"McAfee hasn't put any pressure on them," said Greg Day, security analyst at McAfee. "It would surprise me to see anyone bullying them, because sharing code is all about trust and mutual consent," he added.

Sophos and McAfee are unhappy because they have been told that before they can get the code they must first join MARA, which would force them to share code with all MARA members.

"We can't help but feel this is a hold-to-ransom rather than a goodwill gesture," said Day.

"Basically we have to join their club." said Cluley. "If they asked us we would have to provide all of our virus samples within 24 hours. None of the major antivirus companies are members of their group — no-one wants to join. We wrote to them, they said we could only have the code if we joined up, so we said 'no, thank you very much'."

But a MARA spokesman denied that all antivirus vendors had been reluctant to sign up.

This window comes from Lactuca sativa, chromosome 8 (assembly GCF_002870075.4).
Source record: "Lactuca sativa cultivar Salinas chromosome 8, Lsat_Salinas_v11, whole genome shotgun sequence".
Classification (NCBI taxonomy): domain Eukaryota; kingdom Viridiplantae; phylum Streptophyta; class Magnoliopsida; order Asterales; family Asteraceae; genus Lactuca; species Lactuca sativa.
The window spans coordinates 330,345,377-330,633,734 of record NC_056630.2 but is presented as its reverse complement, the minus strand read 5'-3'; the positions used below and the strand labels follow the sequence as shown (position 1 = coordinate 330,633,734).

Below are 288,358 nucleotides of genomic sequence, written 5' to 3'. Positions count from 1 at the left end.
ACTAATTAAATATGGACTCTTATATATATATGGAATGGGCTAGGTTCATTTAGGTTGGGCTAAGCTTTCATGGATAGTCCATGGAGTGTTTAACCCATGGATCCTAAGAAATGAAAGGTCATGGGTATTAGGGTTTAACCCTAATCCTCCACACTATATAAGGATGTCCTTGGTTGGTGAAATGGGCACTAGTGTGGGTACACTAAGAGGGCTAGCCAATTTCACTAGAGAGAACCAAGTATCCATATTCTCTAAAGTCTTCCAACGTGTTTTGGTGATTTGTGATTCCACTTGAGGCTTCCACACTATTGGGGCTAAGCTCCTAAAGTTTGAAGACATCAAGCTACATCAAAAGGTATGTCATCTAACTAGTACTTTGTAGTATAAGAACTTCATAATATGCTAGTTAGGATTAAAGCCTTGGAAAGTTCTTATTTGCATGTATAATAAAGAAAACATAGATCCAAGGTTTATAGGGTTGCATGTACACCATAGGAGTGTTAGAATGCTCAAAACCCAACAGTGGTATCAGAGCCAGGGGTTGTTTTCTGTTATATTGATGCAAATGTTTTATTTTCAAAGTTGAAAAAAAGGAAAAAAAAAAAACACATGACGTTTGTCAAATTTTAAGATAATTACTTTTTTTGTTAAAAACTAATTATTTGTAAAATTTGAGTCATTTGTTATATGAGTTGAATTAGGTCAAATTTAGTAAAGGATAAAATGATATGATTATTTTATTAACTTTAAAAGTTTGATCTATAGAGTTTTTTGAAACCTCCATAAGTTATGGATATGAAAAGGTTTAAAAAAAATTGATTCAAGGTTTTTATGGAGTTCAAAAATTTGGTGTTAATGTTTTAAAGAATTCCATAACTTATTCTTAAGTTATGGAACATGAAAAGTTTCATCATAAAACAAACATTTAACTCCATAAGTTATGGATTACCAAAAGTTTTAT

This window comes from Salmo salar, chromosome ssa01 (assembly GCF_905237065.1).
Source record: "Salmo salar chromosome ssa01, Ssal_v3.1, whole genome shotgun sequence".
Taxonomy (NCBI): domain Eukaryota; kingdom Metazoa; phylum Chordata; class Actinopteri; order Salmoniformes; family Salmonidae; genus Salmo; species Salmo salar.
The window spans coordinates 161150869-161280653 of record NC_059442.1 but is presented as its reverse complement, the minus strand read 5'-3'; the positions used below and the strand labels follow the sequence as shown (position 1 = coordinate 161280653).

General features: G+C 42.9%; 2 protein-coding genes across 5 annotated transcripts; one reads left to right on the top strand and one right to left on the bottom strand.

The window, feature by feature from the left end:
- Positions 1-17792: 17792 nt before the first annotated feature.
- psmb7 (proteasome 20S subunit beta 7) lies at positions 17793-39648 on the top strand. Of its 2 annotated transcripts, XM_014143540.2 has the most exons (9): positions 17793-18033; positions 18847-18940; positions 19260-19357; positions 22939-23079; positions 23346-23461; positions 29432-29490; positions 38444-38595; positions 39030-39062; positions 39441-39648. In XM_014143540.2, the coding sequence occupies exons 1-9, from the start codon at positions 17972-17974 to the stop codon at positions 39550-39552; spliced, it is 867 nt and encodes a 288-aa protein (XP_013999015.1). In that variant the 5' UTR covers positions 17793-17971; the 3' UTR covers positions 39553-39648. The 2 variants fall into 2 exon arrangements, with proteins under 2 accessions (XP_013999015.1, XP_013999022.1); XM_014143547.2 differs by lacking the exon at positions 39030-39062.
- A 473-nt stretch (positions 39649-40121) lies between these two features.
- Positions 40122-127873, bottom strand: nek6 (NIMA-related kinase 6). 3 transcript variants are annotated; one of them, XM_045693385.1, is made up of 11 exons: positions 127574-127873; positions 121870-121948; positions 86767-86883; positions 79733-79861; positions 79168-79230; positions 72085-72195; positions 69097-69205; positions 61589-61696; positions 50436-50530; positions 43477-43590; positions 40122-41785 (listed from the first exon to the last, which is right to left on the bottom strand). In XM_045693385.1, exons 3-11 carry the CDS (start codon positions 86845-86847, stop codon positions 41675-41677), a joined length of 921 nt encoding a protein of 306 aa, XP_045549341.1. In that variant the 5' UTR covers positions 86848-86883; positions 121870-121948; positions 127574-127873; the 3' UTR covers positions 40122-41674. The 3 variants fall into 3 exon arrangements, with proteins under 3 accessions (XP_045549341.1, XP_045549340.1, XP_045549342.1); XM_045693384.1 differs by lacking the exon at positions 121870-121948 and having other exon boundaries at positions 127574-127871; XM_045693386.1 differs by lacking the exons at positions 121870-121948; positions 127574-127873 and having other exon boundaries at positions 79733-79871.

"Several major antivirus companies and security corporations are already signing up with us," Cyrus Peikari, a MARA representative, told ZDNet UK.

Peikari denied that his organisation refused to share code with non-MARA members, but said that antivirus vendors would have to sign a "mutual trading and ethics agreement".

"MARA provides samples of malware to antivirus vendors and other parties that have a legitimate research need. There is absolutely no requirement to become a MARA member. We are happy to provide samples even if you choose not to join MARA. In this case, we simply ask you to sign a mutual trading and ethics agreement," said Peikari.

"Trading malware is a sensitive business; for ethical and legal reasons there should be a written chain of custody. And if an antivirus vendor prefers not to use the MARA agreement, then they are welcome to suggest one that is to their liking," Peikari added.

Cluley said that Sophos was particularly unhappy about one particular stipulation of MARA's.

"If we joined, we couldn't share any identifying information about MARA members, so if we found someone in the group publishing virus source code, or co-authoring articles with known virus writers, we couldn't divulge that information," said Cluley.